18 starts, 105.2 IP, 4.17 ERA, 3.68 FIP, 8.43 K/9, 1.36 BB/9, 1.28 HR/9, 2.2 fWAR
When he was on the mound, Zach Eflin was really good in 2021. He started the year off with a streak of ten straight starts of at least 6 IP, a feat that no Phillies pitcher has accomplished since... 37-year-old Aaron Harang in 2015. Huh. All in all, Zach Eflin made 18 starts in 2021 and went at least 6 innings in 14 of them.
The most impressive number that Zach Eflin put up was his excellent walk rate. His 1.36 BB/9 led all pitchers with at least 100 IP, and it wasn’t even close. Clayton Kershaw had the next lowest walk rate, finishing with a 1.55 BB/9.
In his last start of the season on July 16 versus the Marlins, Eflin went just 3.2 innings and allowed 6 runs (5 earned). It was the worst start of his season, and he landed on the IL just days later. He admitted that his knee pain had become too difficult to play through anymore. If we ignore that final start — when he was clearly playing through injury — his final numbers look much more impressive: 102 IP in 17 starts with a 3.88 ERA. That’s an average of six innings per start, a feat that very few starting pitchers achieved in 2021. A pitcher who can average 6 innings with an ERA under 4 is very valuable to say the least.
Zach Eflin’s knees are clearly a cause for concern. 2021 very well could have been the best season of his career until it was derailed by injury, and the injury may have cost him a long-term extension this offseason.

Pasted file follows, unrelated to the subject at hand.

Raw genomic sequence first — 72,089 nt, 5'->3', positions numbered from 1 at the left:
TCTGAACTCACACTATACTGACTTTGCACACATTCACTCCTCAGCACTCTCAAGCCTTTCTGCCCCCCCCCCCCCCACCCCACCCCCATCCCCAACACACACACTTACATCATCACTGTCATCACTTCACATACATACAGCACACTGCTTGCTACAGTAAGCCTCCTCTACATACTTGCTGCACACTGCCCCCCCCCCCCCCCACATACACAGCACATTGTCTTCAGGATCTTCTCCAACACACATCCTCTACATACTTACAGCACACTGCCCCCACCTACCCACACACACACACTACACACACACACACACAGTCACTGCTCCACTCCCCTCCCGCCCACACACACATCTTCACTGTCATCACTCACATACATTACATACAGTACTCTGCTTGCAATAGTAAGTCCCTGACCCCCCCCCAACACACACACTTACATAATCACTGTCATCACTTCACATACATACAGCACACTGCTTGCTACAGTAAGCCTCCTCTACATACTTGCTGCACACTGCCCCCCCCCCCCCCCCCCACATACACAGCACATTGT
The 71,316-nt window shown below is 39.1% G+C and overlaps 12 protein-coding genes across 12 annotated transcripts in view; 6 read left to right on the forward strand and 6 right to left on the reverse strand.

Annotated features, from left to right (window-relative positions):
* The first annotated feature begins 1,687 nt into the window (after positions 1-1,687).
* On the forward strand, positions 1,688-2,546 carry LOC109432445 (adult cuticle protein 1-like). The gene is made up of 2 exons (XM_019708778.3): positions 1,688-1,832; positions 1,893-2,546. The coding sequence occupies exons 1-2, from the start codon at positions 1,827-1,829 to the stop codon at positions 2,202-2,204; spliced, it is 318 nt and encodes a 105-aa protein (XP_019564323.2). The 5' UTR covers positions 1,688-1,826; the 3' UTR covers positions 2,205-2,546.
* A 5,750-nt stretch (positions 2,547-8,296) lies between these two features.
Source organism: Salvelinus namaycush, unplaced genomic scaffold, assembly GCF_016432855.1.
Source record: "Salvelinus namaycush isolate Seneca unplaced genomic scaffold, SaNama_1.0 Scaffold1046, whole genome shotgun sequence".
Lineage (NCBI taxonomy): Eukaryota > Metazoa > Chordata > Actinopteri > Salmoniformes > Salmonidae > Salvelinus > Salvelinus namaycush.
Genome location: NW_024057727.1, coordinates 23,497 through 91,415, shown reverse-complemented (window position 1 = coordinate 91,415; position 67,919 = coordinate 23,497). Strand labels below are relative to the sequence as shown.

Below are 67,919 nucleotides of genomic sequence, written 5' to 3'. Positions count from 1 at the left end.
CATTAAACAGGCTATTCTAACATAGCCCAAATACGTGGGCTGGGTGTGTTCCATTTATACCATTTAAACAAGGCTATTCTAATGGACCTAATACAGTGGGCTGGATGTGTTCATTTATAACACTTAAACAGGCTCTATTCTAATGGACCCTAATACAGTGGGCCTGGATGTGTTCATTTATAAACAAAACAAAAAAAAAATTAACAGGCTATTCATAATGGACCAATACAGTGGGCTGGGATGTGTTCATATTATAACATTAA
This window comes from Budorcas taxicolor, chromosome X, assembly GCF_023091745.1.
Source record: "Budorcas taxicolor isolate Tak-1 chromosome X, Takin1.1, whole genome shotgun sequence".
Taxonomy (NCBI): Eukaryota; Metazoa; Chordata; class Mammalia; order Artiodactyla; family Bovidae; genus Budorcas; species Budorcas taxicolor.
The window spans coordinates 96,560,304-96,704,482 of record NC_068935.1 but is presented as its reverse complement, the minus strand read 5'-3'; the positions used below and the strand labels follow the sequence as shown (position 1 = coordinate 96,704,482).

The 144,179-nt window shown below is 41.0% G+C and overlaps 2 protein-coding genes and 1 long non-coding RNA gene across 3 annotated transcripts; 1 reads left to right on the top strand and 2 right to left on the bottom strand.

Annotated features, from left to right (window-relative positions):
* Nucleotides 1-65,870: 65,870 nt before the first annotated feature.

Another worrying trend this year was Eflin’s reduced fastball velocity. From 2018-2020, he averaged 93.9 MPH on his fastball according to Baseball Info Solutions. In 2021, he was at just 92.6 MPH.
Losing velocity early in one’s career is never a great sign, but on the bright side, it didn’t seem to get in the way of Eflin’s success this year. While his velocity was down, his fastball was actually his most valuable pitch and the most valuable it has ever been in his career according to the pitch value stats at FanGraphs.
In September, Eflin had surgery on his right knee, the second such surgery he’s had in the last five years. The timetable for his return is still very unclear. He could be back as early as April, in which case the Phillies 2022 rotation is set, or he could need several more months to rehab, in which case the Phillies will need to find another reliable starting pitcher.
While the recurring knee problems are a very worrying sign, it is, perhaps, somewhat reassuring to remember that Eflin has dealt with these problems throughout most of his career and he is capable of pitching through the pain when he needs to. After his last knee surgery in 2016, he was able to be a productive major league pitcher for several years before needing surgery again.
I’m no doctor. I can’t really say with any certainty what Eflin will look like when he returns in 2022. But if past performance is any indication, I’m not getting too worried quite yet.
Final grade: B+
This is a hard one. Eflin was very good when he was on the field, but I can’t ignore his chronic knee problems the way that I could overlook a freak injury. Ultimately, Eflin was about a 2-win player in 2021, which is right around average. Therefore, he gets an average grade (with a plus tagged on because I like him). Hopefully, I can give him an A next year.